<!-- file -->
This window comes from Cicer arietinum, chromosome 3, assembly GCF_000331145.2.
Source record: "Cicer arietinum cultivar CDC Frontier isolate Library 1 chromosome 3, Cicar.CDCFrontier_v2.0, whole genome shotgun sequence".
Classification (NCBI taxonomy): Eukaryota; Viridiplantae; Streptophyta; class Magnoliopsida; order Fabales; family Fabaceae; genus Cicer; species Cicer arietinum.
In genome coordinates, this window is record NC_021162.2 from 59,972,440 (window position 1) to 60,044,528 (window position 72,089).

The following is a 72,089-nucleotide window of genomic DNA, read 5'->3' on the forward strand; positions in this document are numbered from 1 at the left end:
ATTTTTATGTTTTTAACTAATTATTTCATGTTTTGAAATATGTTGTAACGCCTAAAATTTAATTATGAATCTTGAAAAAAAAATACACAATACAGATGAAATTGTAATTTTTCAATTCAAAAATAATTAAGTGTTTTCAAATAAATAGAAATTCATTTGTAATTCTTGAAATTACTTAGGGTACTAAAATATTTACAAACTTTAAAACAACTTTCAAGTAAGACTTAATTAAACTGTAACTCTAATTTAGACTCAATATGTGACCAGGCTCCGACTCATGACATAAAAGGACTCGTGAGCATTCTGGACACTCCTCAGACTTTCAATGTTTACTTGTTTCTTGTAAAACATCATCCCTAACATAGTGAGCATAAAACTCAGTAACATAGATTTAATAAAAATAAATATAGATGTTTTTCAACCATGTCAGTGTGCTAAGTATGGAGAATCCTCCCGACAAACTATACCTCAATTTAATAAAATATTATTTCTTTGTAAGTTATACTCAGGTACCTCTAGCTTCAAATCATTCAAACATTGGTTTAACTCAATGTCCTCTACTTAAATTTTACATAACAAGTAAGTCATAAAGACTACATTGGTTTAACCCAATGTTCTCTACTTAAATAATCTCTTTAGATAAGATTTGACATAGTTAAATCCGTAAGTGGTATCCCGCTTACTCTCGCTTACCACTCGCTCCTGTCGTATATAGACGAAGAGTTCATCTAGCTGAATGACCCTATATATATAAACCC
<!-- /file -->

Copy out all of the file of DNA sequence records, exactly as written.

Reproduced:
This window comes from Cicer arietinum, chromosome 3, assembly GCF_000331145.2.
Source record: "Cicer arietinum cultivar CDC Frontier isolate Library 1 chromosome 3, Cicar.CDCFrontier_v2.0, whole genome shotgun sequence".
Classification (NCBI taxonomy): Eukaryota; Viridiplantae; Streptophyta; class Magnoliopsida; order Fabales; family Fabaceae; genus Cicer; species Cicer arietinum.
In genome coordinates, this window is record NC_021162.2 from 59,972,440 (window position 1) to 60,044,528 (window position 72,089).

The following is a 72,089-nucleotide window of genomic DNA, read 5'->3' on the forward strand; positions in this document are numbered from 1 at the left end:
ATTTTTATGTTTTTAACTAATTATTTCATGTTTTGAAATATGTTGTAACGCCTAAAATTTAATTATGAATCTTGAAAAAAAAATACACAATACAGATGAAATTGTAATTTTTCAATTCAAAAATAATTAAGTGTTTTCAAATAAATAGAAATTCATTTGTAATTCTTGAAATTACTTAGGGTACTAAAATATTTACAAACTTTAAAACAACTTTCAAGTAAGACTTAATTAAACTGTAACTCTAATTTAGACTCAATATGTGACCAGGCTCCGACTCATGACATAAAAGGACTCGTGAGCATTCTGGACACTCCTCAGACTTTCAATGTTTACTTGTTTCTTGTAAAACATCATCCCTAACATAGTGAGCATAAAACTCAGTAACATAGATTTAATAAAAATAAATATAGATGTTTTTCAACCATGTCAGTGTGCTAAGTATGGAGAATCCTCCCGACAAACTATACCTCAATTTAATAAAATATTATTTCTTTGTAAGTTATACTCAGGTACCTCTAGCTTCAAATCATTCAAACATTGGTTTAACTCAATGTCCTCTACTTAAATTTTACATAACAAGTAAGTCATAAAGACTACATTGGTTTAACCCAATGTTCTCTACTTAAATAATCTCTTTAGATAAGATTTGACATAGTTAAATCCGTAAGTGGTATCCCGCTTACTCTCGCTTACCACTCGCTCCTGTCGTATATAGACGAAGAGTTCATCTAGCTGAATGACCCTATATATATAAACCC